In this section, we will learn about the experiments carried out by Faraday and Henry that are used to understand the phenomenon of electromagnetic induction and its properties.
In this experiment, Faraday connected a coil to a galvanometer, as shown in the figure above. A bar magnet was pushed towards the coil, such that the north pole is pointing towards the coil. As the bar magnet is shifted, the pointer in the galvanometer gets deflected, thus indicating the presence of current in the coil under consideration. It is observed that when the bar magnet is stationary, the pointer shows no deflection and the motion lasts only till the magnet is in motion. Here, the direction of the deflection of the pointer depends upon the direction of motion of the bar magnet. Also, when the south pole of the bar magnet is moved towards or away from the coil, the deflections in the galvanometer are opposite to that observed with the north-pole for similar movements. Apart from this, the deflection of the pointer is larger or smaller depending upon the speed with which it is pulled towards or away from the coil. The same effect is observed when instead of the bar magnet, the coil is moved and the magnet is held stationary. This shows that only the relative motion between the magnet and the coil are responsible for the generation of current in the coil.
In the second experiment, Faraday replaced the bar magnet by a second current-carrying coil that was connected to a battery. Here, the current in the coil due to the connected battery produced a steady magnetic field, which made the system analogous to the previous one. As we move the second coil towards the primary coil, the pointer in the galvanometer undergoes deflection, which indicates the presence of the electric current in the first coil. Similar to the above case, here too, the direction of the deflection of the pointer depends upon the direction of motion of the secondary coil towards or away from the primary coil. Also, the magnitude of deflection depends upon the speed with which the coil is moved. All these results show that the system in the second case is analogous to the system in the first experiment.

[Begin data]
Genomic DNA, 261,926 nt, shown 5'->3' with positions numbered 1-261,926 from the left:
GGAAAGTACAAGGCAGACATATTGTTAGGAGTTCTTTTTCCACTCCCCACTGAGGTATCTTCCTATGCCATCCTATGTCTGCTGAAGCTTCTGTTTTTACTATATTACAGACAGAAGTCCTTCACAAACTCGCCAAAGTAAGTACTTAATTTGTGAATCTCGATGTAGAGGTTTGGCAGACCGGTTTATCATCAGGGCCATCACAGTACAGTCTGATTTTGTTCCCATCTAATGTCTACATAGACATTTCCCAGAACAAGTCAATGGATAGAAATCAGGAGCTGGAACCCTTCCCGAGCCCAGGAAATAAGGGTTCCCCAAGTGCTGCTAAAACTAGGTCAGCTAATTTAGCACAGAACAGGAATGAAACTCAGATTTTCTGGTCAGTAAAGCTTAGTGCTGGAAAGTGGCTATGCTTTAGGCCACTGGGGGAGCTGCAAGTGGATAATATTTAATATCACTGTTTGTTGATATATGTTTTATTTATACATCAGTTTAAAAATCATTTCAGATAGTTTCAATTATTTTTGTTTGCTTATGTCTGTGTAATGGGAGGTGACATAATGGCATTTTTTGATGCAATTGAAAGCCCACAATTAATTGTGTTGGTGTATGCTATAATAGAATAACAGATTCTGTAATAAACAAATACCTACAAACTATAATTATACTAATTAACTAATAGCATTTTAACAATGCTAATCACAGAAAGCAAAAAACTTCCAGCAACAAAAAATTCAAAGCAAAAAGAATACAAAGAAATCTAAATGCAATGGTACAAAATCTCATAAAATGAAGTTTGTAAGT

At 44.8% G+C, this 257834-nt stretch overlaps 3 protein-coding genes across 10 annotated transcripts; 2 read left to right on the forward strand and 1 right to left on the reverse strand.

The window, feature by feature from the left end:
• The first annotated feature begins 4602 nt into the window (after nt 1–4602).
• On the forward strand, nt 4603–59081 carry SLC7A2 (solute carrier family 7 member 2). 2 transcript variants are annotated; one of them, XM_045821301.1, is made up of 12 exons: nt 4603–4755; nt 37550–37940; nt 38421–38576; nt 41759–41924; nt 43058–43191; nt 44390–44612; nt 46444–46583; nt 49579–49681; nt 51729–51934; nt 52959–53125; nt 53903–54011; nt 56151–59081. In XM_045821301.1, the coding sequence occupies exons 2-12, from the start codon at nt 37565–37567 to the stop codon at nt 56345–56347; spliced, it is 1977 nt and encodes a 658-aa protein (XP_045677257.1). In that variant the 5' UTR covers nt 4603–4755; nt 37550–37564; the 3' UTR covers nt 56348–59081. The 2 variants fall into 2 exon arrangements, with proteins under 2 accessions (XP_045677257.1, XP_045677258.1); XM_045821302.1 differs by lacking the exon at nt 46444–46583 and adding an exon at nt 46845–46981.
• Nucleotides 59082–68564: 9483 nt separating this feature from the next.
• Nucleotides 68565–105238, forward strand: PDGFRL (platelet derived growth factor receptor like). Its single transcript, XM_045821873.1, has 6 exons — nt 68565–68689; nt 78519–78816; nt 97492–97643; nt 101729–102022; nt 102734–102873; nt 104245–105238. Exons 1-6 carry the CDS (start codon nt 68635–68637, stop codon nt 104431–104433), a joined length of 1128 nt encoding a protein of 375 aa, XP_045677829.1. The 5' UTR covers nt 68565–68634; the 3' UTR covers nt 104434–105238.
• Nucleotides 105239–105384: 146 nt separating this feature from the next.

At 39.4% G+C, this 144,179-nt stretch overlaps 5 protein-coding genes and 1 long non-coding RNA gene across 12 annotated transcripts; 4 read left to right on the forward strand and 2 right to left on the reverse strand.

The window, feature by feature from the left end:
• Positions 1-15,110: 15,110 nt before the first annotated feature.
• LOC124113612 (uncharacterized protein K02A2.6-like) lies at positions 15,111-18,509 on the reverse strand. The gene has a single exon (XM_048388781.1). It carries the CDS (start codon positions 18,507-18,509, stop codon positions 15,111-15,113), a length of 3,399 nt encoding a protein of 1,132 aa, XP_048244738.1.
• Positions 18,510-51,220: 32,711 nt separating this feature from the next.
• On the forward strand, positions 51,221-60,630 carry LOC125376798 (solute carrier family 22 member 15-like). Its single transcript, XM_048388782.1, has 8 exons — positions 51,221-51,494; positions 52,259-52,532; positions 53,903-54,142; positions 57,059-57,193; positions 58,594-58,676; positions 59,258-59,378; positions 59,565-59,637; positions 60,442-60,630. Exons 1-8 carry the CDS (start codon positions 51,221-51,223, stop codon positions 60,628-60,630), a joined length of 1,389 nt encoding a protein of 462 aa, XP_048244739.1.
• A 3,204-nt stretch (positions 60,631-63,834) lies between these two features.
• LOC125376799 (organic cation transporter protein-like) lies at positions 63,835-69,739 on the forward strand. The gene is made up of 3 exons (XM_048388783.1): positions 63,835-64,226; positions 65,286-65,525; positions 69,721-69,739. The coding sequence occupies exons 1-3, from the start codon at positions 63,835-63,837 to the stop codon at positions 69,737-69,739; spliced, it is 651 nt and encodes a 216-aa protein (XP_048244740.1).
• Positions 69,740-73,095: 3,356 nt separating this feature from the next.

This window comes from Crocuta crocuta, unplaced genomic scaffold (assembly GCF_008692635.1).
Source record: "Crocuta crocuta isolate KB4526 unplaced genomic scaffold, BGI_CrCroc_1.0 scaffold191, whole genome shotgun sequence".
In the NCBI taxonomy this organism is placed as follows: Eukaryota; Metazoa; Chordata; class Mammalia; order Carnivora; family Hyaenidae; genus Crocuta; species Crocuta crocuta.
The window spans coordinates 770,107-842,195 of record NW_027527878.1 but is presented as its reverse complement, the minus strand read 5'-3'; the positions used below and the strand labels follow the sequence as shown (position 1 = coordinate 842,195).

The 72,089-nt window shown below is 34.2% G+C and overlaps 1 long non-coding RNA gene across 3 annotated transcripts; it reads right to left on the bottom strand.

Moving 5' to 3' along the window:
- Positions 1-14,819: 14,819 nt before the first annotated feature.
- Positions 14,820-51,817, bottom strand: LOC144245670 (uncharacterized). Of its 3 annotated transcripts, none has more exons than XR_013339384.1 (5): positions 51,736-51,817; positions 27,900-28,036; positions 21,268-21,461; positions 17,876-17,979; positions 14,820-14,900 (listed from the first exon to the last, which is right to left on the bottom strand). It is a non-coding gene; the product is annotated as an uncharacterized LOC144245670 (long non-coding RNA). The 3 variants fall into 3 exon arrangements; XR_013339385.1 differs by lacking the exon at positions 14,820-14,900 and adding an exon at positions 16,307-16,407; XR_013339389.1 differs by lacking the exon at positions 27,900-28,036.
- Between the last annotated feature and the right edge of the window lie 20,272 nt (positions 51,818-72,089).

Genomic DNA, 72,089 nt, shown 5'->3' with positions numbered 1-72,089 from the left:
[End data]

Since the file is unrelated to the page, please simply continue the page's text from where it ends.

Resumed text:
From the above two experiments, it was concluded by Faraday that the relative motion between the magnet and the coil resulted in the generation of current in the primary coil. But another experiment conducted by Faraday proved that the relative motion between the coils was not really necessary for the current in the primary to be generated. In this experiment, he placed two stationary coils and connected one of them to the galvanometer and the other to a battery, through a push-button. As the button was pressed, the galvanometer in the other coil showed a deflection, indicating the presence of current in that coil. Also, the deflection in the pointer was temporary and if pressed continuously, the pointer showed no deflection and when the key was released, the deflection occurred in the opposite direction.
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